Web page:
I wouldn’t say take the lead to create spaces for us but listen to us. Come to a point of empathy and respond to our need for spaces and give us the agency – that’s all we need, really. A lot of the work that was put into the conceptualisation of the show was about giving artists their agency to do whatever they want and react however they want to. They could choose whether they wanted to respond to the theory that was given to them. Eventually, everyone wanted to do work based on their individual experiences.
Photos of  7.35% performance at  From Your Eyes To Ours, taken by Gerald Goh

Do you think that art can solve this problem?

I don’t think art can solve the problem because, at the end of the day, we are visual makers. We kind of just make pretty things, really. That’s what it comes down to right? We talk about the arts, the industry and it’s really about the aesthetic and appealing to the public’s visuality.

That said, there is labour that needs to be more prominent in terms of how we negotiate art spaces in Singapore. The environment here can be toxic and exploitative, not just towards race, and gender, but also youths. It can be financially and mentally exploitative, too. There are so many gaps in policies in the arts that we haven’t even addressed. When art spaces form, is it in their mentality to create spaces that are diverse or do they just want a token of diversity?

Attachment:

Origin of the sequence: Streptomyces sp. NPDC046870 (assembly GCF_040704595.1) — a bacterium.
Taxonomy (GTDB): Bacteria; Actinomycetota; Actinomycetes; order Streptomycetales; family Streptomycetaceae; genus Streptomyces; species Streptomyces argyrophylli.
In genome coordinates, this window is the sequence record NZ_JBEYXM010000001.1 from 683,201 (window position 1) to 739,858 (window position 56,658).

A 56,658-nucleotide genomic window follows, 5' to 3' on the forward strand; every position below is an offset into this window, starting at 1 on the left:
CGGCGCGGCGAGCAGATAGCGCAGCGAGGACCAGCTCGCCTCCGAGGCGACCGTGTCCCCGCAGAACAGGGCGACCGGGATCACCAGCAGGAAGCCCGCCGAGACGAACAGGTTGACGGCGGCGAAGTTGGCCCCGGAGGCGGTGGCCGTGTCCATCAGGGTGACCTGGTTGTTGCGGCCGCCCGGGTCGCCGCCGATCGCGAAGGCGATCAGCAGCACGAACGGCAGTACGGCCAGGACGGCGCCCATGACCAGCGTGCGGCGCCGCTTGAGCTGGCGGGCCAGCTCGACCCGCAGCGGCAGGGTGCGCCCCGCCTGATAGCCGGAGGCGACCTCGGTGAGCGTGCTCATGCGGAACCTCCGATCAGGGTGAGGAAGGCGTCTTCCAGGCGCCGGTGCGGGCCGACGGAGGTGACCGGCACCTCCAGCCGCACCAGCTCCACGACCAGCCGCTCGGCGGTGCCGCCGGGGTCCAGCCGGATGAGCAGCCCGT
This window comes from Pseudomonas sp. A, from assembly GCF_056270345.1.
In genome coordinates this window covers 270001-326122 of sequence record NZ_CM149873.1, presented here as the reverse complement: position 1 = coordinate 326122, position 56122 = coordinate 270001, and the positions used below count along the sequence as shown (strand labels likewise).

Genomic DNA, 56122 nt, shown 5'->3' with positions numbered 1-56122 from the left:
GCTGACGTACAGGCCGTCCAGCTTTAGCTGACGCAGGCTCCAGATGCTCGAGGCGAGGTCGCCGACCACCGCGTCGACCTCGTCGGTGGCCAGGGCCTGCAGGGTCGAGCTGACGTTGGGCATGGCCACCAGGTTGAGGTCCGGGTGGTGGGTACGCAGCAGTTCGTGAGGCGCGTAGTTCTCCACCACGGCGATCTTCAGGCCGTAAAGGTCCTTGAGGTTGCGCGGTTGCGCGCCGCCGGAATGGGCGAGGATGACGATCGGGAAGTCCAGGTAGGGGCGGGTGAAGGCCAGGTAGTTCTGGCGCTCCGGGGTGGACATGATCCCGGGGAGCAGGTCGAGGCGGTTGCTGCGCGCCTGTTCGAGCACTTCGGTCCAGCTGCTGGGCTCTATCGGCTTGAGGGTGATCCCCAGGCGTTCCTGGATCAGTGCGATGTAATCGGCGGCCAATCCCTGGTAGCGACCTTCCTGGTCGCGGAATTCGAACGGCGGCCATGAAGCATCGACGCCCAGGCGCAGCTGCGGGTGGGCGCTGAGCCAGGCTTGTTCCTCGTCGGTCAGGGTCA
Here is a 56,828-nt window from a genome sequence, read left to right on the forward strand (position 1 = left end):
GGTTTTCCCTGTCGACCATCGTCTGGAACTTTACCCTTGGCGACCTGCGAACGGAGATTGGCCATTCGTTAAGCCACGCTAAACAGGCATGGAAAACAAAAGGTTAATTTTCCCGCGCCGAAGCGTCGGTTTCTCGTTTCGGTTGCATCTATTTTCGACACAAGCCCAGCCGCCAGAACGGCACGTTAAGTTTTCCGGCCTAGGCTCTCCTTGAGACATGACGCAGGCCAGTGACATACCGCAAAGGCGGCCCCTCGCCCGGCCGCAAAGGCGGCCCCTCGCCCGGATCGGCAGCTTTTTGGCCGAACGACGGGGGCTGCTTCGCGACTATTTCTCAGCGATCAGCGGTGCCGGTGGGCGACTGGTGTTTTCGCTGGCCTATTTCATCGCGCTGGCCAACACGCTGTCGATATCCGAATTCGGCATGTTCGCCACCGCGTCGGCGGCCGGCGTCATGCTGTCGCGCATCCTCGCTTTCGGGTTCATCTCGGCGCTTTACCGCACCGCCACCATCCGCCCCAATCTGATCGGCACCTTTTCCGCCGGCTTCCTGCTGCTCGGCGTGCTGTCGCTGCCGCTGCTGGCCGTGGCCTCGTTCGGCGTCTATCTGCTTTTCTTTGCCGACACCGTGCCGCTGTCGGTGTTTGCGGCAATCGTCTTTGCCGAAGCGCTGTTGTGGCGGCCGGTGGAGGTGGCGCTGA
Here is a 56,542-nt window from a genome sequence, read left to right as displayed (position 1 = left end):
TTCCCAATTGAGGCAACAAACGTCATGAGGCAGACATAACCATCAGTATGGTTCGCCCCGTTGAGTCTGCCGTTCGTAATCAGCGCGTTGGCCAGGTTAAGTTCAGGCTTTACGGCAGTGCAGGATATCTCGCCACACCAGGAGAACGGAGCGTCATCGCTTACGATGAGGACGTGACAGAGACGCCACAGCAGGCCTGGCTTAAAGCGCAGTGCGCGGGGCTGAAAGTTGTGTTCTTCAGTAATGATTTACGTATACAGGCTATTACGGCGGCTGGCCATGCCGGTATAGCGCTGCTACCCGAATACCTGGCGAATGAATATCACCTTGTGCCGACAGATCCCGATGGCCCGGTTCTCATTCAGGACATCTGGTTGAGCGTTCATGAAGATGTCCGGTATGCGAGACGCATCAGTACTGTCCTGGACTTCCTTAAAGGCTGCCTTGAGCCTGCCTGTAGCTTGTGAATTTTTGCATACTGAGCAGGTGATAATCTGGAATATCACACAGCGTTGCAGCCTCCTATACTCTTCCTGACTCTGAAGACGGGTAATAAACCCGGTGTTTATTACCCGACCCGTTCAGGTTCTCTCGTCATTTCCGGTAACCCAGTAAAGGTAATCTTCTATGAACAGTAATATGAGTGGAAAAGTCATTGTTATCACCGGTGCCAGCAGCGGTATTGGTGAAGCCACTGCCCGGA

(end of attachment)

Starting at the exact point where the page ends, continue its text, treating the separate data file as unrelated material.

How do you differentiate that?

It has to be in their intention when they create a space; when they say they want a diverse space. For example, there are spaces geared towards queer theory and queerness, but your queerness is male and Chinese. There are a lot of problems that intersect, and obviously, we can’t solve everything at once but with the emergence of independent spaces, it is important to evaluate the privileges that certain spaces have, and how certain spaces don’t have it – what I would categorise as marginalised and active spaces.

I would call Coda Culture a marginalised space because of the sacrifices that Seelan had to go through just to keep that space – as successful as it is now. The amount of labour that a lot of people had put into Coda Culture, and it’s not without its hang-ups. It takes active labour to make your space as safe as possible for the people who you are choosing to engage with.